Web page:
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Future fire-driven landscape changes along a southwestern US elevation gradient

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Over the twenty-first century, the combined effects of increased fire activity and climate change are expected to alter forest composition and structure in many ecosystems by changing postfire successional trajectories and recovery. Southwestern US mountain ecosystems contain a variety of vegetation communities organized along an elevation gradient that will respond uniquely to changes in climate and fire regime. Moreover, the twentieth-century fire exclusion has altered forest structure and fuel loads compared to their natural states (i.e., without fire suppression). Consequently, uncertainties persist about future vegetation shifts along the elevation gradient. In this study, we simulated future vegetation dynamics along an elevation gradient in the southwestern US comprising pinyon-juniper woodlands, ponderosa pine forests, and mixed-conifer forests for the period 2000–2099, to quantify the effects of future climate conditions and projected wildfires on species productivity and distribution. While we expected to find larger changes in aboveground biomass, species diversity and species-specific abundance at low elevation due to warmer and drier conditions, the largest changes occurred at high elevation in mixed-conifer forests and were caused by wildfire. The largest increase in high-severity and large fires were recorded in this vegetation type, leading to high mortality of the dominant species, Picea engelmannii and Abies lasiocarpa, which are not adapted to fire. The decline of these two species reduced biomass productivity at high elevation. In ponderosa pine forests and pinyon-juniper woodlands, fewer vegetation changes occurred due to higher abundance of well-adapted species to fire and the lower fuel loads mitigating projected fire activity, respectively. Thus, future research should prioritize understanding of the processes involved in future vegetation shifts in mixed-conifer forests in order to mitigate both loss of diversity specific to high-elevation forests and the decrease in biomass productivity, and thus carbon storage capacity, of these ecosystems due to wildfires.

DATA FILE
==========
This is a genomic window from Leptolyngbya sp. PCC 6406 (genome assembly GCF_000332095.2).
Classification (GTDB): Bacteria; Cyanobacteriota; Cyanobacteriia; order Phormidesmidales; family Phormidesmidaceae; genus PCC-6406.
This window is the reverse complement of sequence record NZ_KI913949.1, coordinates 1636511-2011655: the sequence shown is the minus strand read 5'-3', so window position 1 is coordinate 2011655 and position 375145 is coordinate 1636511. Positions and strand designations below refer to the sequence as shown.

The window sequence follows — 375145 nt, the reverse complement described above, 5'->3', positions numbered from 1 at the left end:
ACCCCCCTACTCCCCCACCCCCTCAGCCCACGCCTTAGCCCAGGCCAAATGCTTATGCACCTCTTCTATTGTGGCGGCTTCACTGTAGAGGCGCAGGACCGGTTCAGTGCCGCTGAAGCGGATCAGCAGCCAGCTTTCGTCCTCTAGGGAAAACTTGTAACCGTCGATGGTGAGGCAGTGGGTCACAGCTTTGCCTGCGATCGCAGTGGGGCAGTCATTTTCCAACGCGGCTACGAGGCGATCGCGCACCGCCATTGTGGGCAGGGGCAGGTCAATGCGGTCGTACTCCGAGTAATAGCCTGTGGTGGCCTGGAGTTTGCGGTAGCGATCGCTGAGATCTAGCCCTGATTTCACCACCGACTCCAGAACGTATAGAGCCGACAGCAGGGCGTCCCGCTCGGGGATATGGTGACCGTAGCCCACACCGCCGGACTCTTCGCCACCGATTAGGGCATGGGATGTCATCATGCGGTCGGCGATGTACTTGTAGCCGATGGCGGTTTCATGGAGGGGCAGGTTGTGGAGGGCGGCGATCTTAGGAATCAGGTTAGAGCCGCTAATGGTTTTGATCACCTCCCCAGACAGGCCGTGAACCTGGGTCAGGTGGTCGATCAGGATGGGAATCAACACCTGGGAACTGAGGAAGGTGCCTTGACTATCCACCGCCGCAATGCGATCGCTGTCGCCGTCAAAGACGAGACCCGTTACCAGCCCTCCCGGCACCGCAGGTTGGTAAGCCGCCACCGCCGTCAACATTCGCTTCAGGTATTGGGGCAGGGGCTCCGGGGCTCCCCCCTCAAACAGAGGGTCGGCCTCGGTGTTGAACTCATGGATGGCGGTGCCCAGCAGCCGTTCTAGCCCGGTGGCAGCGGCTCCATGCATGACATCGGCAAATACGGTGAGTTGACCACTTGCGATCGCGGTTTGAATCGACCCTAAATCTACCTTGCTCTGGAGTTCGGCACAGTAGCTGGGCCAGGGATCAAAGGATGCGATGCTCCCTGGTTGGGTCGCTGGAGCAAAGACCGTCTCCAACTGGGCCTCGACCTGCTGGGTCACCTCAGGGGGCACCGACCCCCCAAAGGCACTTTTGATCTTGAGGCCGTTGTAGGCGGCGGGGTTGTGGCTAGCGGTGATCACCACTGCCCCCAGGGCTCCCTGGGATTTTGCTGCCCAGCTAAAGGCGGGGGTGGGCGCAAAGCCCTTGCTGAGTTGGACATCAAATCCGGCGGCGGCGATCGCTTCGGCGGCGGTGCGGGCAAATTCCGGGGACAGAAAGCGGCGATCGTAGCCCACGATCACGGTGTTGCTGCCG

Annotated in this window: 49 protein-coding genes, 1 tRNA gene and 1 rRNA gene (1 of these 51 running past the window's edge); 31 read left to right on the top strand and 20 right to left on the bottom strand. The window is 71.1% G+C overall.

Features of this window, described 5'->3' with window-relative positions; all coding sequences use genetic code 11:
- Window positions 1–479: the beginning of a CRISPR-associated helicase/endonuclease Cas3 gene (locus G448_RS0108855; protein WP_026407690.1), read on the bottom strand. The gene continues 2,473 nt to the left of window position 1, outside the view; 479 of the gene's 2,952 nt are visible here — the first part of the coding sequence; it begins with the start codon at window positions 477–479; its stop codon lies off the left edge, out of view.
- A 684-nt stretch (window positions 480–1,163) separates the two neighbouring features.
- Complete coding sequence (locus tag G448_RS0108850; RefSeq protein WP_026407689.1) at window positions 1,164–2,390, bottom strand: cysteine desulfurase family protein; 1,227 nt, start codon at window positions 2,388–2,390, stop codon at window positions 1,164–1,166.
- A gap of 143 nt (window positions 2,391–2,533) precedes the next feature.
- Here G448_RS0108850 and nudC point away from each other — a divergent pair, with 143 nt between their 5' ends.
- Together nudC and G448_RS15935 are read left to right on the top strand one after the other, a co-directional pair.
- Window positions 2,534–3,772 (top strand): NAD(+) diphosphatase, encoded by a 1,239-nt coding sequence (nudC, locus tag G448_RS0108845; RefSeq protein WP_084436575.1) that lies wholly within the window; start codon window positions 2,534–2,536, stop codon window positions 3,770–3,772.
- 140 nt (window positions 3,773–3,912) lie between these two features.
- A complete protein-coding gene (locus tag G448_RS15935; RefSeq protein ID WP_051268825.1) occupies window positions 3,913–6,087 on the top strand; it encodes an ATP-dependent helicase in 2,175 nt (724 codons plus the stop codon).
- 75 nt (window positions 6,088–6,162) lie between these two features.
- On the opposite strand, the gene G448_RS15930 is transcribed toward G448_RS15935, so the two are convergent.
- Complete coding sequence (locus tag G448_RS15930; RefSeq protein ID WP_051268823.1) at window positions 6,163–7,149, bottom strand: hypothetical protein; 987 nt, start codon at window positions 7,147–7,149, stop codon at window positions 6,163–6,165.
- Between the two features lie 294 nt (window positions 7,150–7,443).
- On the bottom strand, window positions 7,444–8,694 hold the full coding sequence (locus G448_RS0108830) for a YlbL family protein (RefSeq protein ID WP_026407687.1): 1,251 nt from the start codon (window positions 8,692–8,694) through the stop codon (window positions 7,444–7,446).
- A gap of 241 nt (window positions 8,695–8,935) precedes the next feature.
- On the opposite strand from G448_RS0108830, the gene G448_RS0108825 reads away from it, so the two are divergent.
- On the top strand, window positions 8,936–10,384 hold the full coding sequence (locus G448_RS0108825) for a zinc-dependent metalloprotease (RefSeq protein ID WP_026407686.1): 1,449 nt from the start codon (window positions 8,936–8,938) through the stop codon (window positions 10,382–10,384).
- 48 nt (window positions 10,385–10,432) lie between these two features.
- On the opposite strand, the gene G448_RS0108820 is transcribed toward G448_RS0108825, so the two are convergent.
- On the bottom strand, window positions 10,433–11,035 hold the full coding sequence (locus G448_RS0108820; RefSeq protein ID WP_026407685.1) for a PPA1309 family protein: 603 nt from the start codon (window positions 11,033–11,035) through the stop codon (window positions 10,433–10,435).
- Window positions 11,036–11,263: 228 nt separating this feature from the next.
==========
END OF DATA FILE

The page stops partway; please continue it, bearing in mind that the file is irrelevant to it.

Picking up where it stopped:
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This work is supported by the Interagency Carbon Cycle Science program grant no. 2017-67004-26486/ project accession no. 1012226 from the USDA National Institute of Food and Agriculture and the Joint Fire Science Program under Project JFSP 16-1-05-8. We thank Scott L. Collins for his participation in the development of the project.

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Correspondence to Matthew D. Hurteau.

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Remy, C.C., Keyser, A.R., Krofcheck, D.J. et al. Future fire-driven landscape changes along a southwestern US elevation gradient. Climatic Change 166, 46 (2021).

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